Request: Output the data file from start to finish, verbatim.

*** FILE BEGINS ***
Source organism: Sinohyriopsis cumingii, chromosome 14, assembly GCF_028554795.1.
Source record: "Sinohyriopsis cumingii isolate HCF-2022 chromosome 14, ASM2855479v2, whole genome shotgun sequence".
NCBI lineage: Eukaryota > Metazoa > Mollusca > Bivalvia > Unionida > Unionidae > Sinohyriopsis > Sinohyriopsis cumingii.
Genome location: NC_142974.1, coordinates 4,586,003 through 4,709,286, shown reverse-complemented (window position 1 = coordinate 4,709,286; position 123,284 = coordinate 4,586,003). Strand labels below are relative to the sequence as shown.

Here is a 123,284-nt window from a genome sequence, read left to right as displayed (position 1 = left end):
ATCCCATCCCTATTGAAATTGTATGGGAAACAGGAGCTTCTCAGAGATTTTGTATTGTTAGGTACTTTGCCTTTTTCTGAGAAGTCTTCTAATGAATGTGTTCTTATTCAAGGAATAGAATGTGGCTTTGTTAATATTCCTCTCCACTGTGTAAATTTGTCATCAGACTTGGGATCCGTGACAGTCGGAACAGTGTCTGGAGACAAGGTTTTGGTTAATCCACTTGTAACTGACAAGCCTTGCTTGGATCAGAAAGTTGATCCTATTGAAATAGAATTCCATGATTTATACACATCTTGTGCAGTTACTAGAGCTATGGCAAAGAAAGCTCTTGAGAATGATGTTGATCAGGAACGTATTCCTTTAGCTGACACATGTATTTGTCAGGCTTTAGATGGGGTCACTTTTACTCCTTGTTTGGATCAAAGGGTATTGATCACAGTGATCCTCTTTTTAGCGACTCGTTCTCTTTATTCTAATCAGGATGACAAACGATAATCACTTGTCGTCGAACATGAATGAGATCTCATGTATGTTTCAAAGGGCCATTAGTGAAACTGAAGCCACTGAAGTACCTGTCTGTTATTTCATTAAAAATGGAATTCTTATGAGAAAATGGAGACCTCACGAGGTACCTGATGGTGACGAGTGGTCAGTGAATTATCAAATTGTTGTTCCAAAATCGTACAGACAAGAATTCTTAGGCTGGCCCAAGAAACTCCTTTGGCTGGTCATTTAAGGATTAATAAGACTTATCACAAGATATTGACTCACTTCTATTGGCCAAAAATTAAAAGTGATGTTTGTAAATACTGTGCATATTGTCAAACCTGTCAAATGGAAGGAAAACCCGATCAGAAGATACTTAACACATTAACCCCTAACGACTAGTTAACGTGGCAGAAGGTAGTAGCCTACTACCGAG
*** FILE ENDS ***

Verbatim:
Source organism: Sinohyriopsis cumingii, chromosome 14, assembly GCF_028554795.1.
Source record: "Sinohyriopsis cumingii isolate HCF-2022 chromosome 14, ASM2855479v2, whole genome shotgun sequence".
NCBI lineage: Eukaryota > Metazoa > Mollusca > Bivalvia > Unionida > Unionidae > Sinohyriopsis > Sinohyriopsis cumingii.
Genome location: NC_142974.1, coordinates 4,586,003 through 4,709,286, shown reverse-complemented (window position 1 = coordinate 4,709,286; position 123,284 = coordinate 4,586,003). Strand labels below are relative to the sequence as shown.

Here is a 123,284-nt window from a genome sequence, read left to right as displayed (position 1 = left end):
ATCCCATCCCTATTGAAATTGTATGGGAAACAGGAGCTTCTCAGAGATTTTGTATTGTTAGGTACTTTGCCTTTTTCTGAGAAGTCTTCTAATGAATGTGTTCTTATTCAAGGAATAGAATGTGGCTTTGTTAATATTCCTCTCCACTGTGTAAATTTGTCATCAGACTTGGGATCCGTGACAGTCGGAACAGTGTCTGGAGACAAGGTTTTGGTTAATCCACTTGTAACTGACAAGCCTTGCTTGGATCAGAAAGTTGATCCTATTGAAATAGAATTCCATGATTTATACACATCTTGTGCAGTTACTAGAGCTATGGCAAAGAAAGCTCTTGAGAATGATGTTGATCAGGAACGTATTCCTTTAGCTGACACATGTATTTGTCAGGCTTTAGATGGGGTCACTTTTACTCCTTGTTTGGATCAAAGGGTATTGATCACAGTGATCCTCTTTTTAGCGACTCGTTCTCTTTATTCTAATCAGGATGACAAACGATAATCACTTGTCGTCGAACATGAATGAGATCTCATGTATGTTTCAAAGGGCCATTAGTGAAACTGAAGCCACTGAAGTACCTGTCTGTTATTTCATTAAAAATGGAATTCTTATGAGAAAATGGAGACCTCACGAGGTACCTGATGGTGACGAGTGGTCAGTGAATTATCAAATTGTTGTTCCAAAATCGTACAGACAAGAATTCTTAGGCTGGCCCAAGAAACTCCTTTGGCTGGTCATTTAAGGATTAATAAGACTTATCACAAGATATTGACTCACTTCTATTGGCCAAAAATTAAAAGTGATGTTTGTAAATACTGTGCATATTGTCAAACCTGTCAAATGGAAGGAAAACCCGATCAGAAGATACTTAACACATTAACCCCTAACGACTAGTTAACGTGGCAGAAGGTAGTAGCCTACTACCGAG